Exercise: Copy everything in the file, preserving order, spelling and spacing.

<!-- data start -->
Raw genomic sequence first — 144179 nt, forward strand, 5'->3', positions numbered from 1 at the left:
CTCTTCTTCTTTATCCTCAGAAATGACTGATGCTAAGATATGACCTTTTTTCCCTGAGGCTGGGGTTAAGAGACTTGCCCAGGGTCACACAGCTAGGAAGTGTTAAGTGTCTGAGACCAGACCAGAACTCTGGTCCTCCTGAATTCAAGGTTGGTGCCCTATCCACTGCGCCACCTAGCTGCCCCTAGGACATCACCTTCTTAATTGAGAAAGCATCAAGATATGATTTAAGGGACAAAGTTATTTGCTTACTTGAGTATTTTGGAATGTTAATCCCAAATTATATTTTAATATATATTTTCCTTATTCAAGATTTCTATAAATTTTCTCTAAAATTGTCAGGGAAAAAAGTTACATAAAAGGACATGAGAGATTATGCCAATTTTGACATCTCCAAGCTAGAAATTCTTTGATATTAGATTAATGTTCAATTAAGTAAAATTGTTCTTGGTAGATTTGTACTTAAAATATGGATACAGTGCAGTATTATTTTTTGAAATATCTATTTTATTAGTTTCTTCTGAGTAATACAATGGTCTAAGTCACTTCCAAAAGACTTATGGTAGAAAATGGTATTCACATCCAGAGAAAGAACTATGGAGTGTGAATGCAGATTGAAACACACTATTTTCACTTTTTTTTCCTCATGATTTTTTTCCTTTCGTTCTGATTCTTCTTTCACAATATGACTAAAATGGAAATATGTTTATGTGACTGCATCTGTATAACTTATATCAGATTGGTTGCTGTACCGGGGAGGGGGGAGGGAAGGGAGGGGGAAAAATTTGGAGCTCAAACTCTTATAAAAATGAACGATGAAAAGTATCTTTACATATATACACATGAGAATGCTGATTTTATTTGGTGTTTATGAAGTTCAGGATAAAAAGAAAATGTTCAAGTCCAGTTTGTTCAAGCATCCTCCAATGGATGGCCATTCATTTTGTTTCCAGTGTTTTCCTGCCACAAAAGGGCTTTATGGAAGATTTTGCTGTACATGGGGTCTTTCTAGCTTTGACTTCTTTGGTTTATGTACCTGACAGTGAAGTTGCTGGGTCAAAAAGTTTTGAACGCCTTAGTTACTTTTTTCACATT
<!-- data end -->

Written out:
Raw genomic sequence first — 144179 nt, forward strand, 5'->3', positions numbered from 1 at the left:
CTCTTCTTCTTTATCCTCAGAAATGACTGATGCTAAGATATGACCTTTTTTCCCTGAGGCTGGGGTTAAGAGACTTGCCCAGGGTCACACAGCTAGGAAGTGTTAAGTGTCTGAGACCAGACCAGAACTCTGGTCCTCCTGAATTCAAGGTTGGTGCCCTATCCACTGCGCCACCTAGCTGCCCCTAGGACATCACCTTCTTAATTGAGAAAGCATCAAGATATGATTTAAGGGACAAAGTTATTTGCTTACTTGAGTATTTTGGAATGTTAATCCCAAATTATATTTTAATATATATTTTCCTTATTCAAGATTTCTATAAATTTTCTCTAAAATTGTCAGGGAAAAAAGTTACATAAAAGGACATGAGAGATTATGCCAATTTTGACATCTCCAAGCTAGAAATTCTTTGATATTAGATTAATGTTCAATTAAGTAAAATTGTTCTTGGTAGATTTGTACTTAAAATATGGATACAGTGCAGTATTATTTTTTGAAATATCTATTTTATTAGTTTCTTCTGAGTAATACAATGGTCTAAGTCACTTCCAAAAGACTTATGGTAGAAAATGGTATTCACATCCAGAGAAAGAACTATGGAGTGTGAATGCAGATTGAAACACACTATTTTCACTTTTTTTTCCTCATGATTTTTTTCCTTTCGTTCTGATTCTTCTTTCACAATATGACTAAAATGGAAATATGTTTATGTGACTGCATCTGTATAACTTATATCAGATTGGTTGCTGTACCGGGGAGGGGGGAGGGAAGGGAGGGGGAAAAATTTGGAGCTCAAACTCTTATAAAAATGAACGATGAAAAGTATCTTTACATATATACACATGAGAATGCTGATTTTATTTGGTGTTTATGAAGTTCAGGATAAAAAGAAAATGTTCAAGTCCAGTTTGTTCAAGCATCCTCCAATGGATGGCCATTCATTTTGTTTCCAGTGTTTTCCTGCCACAAAAGGGCTTTATGGAAGATTTTGCTGTACATGGGGTCTTTCTAGCTTTGACTTCTTTGGTTTATGTACCTGACAGTGAAGTTGCTGGGTCAAAAAGTTTTGAACGCCTTAGTTACTTTTTTCACATT